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Chapter 1

Chapt 1 psyb01.docx

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Department
Psychology
Course Code
PSYB01H3
Professor
David Nussbaum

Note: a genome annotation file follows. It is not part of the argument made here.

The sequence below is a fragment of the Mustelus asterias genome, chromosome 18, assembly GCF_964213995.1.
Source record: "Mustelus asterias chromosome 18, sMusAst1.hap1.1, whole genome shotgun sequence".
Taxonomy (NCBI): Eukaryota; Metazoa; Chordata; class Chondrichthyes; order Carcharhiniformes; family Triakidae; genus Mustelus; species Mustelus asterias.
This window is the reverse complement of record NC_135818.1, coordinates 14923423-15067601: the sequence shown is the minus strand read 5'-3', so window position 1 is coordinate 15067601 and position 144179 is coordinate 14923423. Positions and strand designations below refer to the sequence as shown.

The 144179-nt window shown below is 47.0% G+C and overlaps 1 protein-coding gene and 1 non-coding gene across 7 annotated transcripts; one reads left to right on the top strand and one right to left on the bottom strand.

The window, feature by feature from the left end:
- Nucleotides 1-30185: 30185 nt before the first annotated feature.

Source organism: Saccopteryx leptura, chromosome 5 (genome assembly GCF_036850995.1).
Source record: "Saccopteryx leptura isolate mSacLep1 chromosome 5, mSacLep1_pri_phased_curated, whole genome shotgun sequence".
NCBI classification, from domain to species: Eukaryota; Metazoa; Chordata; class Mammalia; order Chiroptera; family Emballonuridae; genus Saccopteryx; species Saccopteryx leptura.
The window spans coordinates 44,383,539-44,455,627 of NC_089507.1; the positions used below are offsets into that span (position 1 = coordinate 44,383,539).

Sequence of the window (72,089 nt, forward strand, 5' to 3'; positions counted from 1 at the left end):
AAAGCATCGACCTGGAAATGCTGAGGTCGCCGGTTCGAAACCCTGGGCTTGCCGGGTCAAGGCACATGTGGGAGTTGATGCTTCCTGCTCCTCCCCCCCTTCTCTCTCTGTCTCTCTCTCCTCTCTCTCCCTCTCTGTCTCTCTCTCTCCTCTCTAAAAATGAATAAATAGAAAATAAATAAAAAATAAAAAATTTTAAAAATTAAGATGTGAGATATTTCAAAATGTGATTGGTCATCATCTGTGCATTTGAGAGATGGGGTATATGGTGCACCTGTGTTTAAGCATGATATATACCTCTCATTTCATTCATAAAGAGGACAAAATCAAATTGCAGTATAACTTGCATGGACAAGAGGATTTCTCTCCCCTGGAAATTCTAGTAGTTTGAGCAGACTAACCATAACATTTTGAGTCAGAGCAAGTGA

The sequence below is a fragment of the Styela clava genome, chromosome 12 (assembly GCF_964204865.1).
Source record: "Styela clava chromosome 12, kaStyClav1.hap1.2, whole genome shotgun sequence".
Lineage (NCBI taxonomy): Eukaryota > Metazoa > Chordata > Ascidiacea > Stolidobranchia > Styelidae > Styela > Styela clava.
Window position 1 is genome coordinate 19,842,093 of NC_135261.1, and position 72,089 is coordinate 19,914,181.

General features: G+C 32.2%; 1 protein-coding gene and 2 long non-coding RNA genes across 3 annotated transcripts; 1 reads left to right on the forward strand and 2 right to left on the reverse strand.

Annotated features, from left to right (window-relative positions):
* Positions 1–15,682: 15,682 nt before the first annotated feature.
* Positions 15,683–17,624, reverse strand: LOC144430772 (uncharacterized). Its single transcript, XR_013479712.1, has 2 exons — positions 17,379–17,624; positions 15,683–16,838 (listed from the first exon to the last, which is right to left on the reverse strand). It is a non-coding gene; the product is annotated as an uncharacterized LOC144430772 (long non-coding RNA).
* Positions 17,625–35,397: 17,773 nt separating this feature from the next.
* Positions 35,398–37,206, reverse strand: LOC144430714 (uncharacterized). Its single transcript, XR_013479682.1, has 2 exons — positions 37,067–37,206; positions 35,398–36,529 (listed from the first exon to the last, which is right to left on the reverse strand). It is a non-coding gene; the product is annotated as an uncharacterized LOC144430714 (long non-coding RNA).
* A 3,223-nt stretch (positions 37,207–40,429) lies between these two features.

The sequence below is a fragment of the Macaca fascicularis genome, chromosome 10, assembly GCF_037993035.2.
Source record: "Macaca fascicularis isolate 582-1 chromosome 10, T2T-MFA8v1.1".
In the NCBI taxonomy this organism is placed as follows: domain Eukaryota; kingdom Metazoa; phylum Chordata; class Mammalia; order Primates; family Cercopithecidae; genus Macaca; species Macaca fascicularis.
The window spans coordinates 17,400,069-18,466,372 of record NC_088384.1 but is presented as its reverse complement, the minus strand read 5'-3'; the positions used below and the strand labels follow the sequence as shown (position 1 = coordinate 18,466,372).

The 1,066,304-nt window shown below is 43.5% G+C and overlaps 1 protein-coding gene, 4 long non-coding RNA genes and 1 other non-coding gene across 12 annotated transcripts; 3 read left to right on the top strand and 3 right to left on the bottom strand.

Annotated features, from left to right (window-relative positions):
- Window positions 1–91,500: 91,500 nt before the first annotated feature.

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Chapt 1 scientific method: veritable “rules” of the game of research. - reflects procedures and techniques - together, these rules, procedures and techniques for a unified conceptual framework ex. just as any game has a set of rules, procedures and techniques to play, so does the scientific method lay a foundation of how info is collected empiricism: knowledge is gained through experience, observation and experiment - data is described as empirical b/c it can be measured and used statistically - anecdotal evidence is impressions/opinions of (usually) one person, and cannot be translated into a quantifiable form ex. investigative journalism - scientific method minimalizes bias by providing rules by which observations are collected and results are evaluated - bias, often indicates unfair practices that wrongly discriminate against others is-ought: “is” questions are questions that are scientific/researchable, can be answered by facts/empirical data “ought” questions are questions that call upon cultural values and ethical considerations but cannot answer solely on the basis of scientific evidence theory: coherent set of propositions that are used as principles to describe, understand, and explain psychological and behavioural phenomena testable hypotheses: framed as a statement, often in form of a prediction that is made prior to the actual collection of data - testable hypotheses are is described as a priori meaning that it exists before experimentation or observation - a priori hypothesis constitute a key feature in scientific method - by formulating a hypothesis before data collection and analysis, a scientist is less likely to be prone to error and bias post hoc: “after this”, pose serious probs for scientific method. Post hoc hypotheses increase likelihood of error and bias - the more you look, the more likely it is that one of these will by chance be wrongly accepted as true variable: any characteristic that can take on different values or can vary across research participants - can include age, gender, weight, height, education, attitude, income, etc our observations are collected systematically and quantified by sampling a population: defined as any entire collection of people, animals, plants or things all which can be referred to as units from which we may collect information - b/c a pop. Is too large to study entirely, a sample is generally selected for study sample: a group of units selected from a larger group that is known as the population generalizability: findings that are derived from a sample can be applied to a wider population case studies can be seriously flawed by selecting those cases that fit preconceived ideas - “cherry picking” – deliberately picking only cases that support your view while ignoring those opposing your view sample bias: some members of the population are less likely than others to be included in the study - scientific method requires collection of observations, test scores, ratings, etc and are categorized systematically and numeric values are assigned/computed - and the numeric values are what constitute as empirical evidence - scientific method uses statistics to test relationships between and among objective, quantifiable measures that are derived from either experimentation or observation - all statistics are based on the logic of probability - statistical evidence provides a means to evaluate or test a theory two important standards that are used to judge the scientific quality of methods and techniques as well as the results that they produce 1. Reliability: also means consistency. Not all data are created as equal. A reliable study is one that produces data that can be replicated (repeated with the same results) -> greater confidence in reliability 2. Validity: the extent to which a study provides a true measure of what it is meant to investigate - a reliable study may not necessarily be valid - “how true are our conclusions?” - in evaluating validity, you will learn to look for what are known as confounds/confounding variables: unwanted sources of influence that can be viewed as viable alternative explanations for the result of a study - in many studies, researchers use control variables in order to measure an unwanted source of influence that could invalidate the conclusions of a study simplified version of scientific method 1. Observing and thinking -> 2. Formulate a question -> 3.develop a hypothesis -> 4. Interpret with caution (could lead directly to 6.reject hypothesis) 5. Conduct a study 6. Accept or reject hypothesis TRUE EXPERIMENTS: random assignment of participants to groups and manipulation of one or more independent variables experiment: a controlled investigation in which one or more variables are manipulated independent variable: an element of the study that you as a research systematically manipulate dependent variable: the observed effect, result or outcome that is measured in response to a systematic change in the independent variable Random assignment: helps to ensure that research participants are similar prior to the manipulation of the independent variable QUASI EXPERIMENTS: experiments in which random assignment is not possible to grou
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